Compare any two graphics cards:
GeForce 9600 GT 512MB vs GeForce GTX 550 Ti
IntroThe GeForce 9600 GT 512MB uses a 65/55 nm design. nVidia has set the core speed at 650 MHz. The GDDR3 RAM runs at a speed of 900 MHz on this particular card. It features 64 SPUs as well as 32 TAUs and 16 Rasterization Operator Units.
Compare all that to the GeForce GTX 550 Ti, which has a core clock speed of 900 MHz and a GDDR5 memory speed of 1026 MHz. It also uses a 192-bit memory bus, and uses a 40 nm design. It is comprised of 192 SPUs, 32 TAUs, and 24 Raster Operation Units.
(No game benchmarks for this combination yet.)
Power Usage and Theoretical Benchmarks
Power Consumption (Max TDP)
The GeForce GTX 550 Ti should theoretically be quite a bit faster than the GeForce 9600 GT 512MB overall. (explain)
Texel RateThe GeForce GTX 550 Ti should be quite a bit (about 38%) faster with regards to texture filtering than the GeForce 9600 GT 512MB. (explain)
Pixel RateThe GeForce GTX 550 Ti is much (more or less 108%) more effective at AA than the GeForce 9600 GT 512MB, and also should be able to handle higher resolutions better. (explain)
Please note that the above 'benchmarks' are all just theoretical - the results were calculated based on the card's specifications, and real-world performance may (and probably will) vary at least a bit.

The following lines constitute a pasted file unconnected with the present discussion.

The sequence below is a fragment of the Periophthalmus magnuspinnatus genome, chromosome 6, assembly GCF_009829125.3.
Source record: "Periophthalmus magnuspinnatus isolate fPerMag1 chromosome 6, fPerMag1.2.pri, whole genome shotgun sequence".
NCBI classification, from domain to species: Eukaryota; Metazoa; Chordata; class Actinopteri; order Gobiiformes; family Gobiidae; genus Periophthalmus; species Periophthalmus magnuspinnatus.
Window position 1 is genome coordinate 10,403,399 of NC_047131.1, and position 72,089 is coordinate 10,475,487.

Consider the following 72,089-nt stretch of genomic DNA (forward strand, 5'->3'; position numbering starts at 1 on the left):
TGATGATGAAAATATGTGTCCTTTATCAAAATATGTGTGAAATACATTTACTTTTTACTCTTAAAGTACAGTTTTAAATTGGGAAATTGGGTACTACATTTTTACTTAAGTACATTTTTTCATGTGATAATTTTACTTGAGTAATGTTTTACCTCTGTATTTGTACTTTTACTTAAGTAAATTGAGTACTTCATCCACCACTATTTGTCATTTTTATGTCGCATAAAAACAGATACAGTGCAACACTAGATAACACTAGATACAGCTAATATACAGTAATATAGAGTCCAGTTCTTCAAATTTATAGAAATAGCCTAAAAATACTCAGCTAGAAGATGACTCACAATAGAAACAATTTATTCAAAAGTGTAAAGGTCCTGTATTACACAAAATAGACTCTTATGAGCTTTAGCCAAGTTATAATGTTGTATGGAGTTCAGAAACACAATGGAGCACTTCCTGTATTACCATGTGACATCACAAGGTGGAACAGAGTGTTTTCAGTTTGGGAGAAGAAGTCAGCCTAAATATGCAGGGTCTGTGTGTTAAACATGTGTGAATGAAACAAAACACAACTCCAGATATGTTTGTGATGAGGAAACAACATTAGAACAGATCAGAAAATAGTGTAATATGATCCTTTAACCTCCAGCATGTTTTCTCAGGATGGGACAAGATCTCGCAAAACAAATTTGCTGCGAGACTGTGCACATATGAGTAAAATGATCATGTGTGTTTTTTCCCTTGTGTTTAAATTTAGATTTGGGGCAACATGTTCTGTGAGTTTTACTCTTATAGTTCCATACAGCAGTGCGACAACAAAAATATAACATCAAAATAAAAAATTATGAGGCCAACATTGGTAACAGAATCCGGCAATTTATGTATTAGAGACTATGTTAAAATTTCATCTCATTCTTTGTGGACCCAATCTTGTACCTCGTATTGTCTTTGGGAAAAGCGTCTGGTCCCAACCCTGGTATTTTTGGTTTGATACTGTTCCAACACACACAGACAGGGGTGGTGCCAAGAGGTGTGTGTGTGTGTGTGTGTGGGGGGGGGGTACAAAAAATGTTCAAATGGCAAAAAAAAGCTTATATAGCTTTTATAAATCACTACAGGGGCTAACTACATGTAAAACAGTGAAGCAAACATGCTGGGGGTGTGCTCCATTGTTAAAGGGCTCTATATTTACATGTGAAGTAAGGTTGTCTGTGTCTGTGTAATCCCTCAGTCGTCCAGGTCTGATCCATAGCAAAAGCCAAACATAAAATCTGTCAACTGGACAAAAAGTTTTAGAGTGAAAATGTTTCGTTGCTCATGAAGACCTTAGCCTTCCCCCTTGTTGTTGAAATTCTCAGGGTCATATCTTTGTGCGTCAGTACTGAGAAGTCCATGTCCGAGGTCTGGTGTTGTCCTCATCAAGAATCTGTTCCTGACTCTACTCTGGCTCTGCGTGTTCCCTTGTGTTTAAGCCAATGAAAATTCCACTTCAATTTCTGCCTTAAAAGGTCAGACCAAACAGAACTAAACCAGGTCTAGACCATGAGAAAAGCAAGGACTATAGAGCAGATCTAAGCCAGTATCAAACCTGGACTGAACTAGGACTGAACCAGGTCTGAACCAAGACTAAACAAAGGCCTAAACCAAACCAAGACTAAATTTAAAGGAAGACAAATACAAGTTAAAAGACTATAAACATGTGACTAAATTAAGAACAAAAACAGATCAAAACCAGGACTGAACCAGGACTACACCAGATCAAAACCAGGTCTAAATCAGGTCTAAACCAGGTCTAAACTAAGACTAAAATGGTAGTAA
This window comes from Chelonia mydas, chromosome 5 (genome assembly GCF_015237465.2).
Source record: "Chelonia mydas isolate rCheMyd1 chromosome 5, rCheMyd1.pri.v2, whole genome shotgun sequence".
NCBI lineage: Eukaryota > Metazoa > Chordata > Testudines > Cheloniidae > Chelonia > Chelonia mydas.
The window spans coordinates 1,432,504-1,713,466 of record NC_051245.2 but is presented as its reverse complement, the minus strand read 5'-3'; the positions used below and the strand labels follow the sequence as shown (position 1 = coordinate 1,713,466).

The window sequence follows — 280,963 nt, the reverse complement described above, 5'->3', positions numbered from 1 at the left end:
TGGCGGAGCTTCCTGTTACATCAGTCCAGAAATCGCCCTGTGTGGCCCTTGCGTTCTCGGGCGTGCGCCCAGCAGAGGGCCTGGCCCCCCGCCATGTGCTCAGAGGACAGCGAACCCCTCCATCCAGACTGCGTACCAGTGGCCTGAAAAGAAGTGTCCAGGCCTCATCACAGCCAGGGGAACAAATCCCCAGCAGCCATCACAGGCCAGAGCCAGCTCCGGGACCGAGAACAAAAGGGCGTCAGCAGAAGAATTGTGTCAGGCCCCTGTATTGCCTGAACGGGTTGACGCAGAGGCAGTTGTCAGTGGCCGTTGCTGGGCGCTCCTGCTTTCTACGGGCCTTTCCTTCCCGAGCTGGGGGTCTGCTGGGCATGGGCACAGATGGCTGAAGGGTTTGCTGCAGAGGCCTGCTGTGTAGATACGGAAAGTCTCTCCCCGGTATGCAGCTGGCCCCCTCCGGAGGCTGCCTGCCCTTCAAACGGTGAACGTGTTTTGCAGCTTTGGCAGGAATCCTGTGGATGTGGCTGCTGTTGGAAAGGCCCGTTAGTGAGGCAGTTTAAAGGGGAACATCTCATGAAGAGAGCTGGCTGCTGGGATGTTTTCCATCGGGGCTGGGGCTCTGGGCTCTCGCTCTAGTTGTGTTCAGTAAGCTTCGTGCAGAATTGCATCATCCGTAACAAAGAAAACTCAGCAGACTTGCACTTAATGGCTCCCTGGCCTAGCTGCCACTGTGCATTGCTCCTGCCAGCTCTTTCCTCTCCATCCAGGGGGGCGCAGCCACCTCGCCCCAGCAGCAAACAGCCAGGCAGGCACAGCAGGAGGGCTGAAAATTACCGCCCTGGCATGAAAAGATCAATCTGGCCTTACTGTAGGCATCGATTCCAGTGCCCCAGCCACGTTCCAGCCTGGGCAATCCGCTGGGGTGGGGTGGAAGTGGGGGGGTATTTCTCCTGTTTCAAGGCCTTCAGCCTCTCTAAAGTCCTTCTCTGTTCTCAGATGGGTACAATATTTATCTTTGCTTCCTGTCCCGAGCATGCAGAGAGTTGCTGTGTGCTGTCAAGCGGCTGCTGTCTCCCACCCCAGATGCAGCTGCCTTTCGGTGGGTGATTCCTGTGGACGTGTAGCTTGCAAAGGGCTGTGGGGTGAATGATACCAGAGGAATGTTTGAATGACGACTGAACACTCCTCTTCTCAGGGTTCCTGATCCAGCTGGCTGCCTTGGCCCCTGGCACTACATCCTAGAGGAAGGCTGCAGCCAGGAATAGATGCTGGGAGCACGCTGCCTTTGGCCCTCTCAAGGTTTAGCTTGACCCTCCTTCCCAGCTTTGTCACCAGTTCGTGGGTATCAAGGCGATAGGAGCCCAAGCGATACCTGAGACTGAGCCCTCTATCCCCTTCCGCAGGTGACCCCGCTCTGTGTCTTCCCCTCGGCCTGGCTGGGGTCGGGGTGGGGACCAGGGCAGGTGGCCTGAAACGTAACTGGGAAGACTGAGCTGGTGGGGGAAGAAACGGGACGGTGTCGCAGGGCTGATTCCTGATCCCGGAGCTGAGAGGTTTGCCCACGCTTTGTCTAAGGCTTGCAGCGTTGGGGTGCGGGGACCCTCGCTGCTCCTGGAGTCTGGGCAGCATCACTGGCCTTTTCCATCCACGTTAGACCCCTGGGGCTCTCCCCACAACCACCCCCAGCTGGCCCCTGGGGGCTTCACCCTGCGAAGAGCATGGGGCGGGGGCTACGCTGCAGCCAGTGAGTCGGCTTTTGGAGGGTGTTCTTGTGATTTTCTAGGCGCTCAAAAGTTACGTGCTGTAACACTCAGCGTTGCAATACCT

Please note that the price comparisons are based on search keywords - sometimes it might show cards with very similar names that are not exactly the same as the one chosen in the comparison. We do try to filter out the wrong results as best we can, though.
Memory Bandwidth: Bandwidth is the maximum amount of data (counted in megabytes per second) that can be transferred across the external memory interface within a second. It is calculated by multiplying the interface width by the speed of its memory. In the case of DDR type RAM, it should be multiplied by 2 once again. If it uses DDR5, multiply by 4 instead. The higher the bandwidth is, the faster the card will be in general. It especially helps with anti-aliasing, HDR and high resolutions.
Texel Rate: Texel rate is the maximum texture map elements (texels) that can be processed per second. This figure is calculated by multiplying the total number of texture units of the card by the core clock speed of the chip. The higher this number, the better the graphics card will be at texture filtering (anisotropic filtering - AF). It is measured in millions of texels in one second.
Pixel Rate: Pixel rate is the most pixels that the graphics chip could possibly write to its local memory in one second - measured in millions of pixels per second. The figure is worked out by multiplying the number of colour ROPs by the the core clock speed. ROPs (Raster Operations Pipelines - sometimes also referred to as Render Output Units) are responsible for filling the screen with pixels (the image). The actual pixel output rate also depends on many other factors, most notably the memory bandwidth - the lower the memory bandwidth is, the lower the ability to reach the maximum fill rate.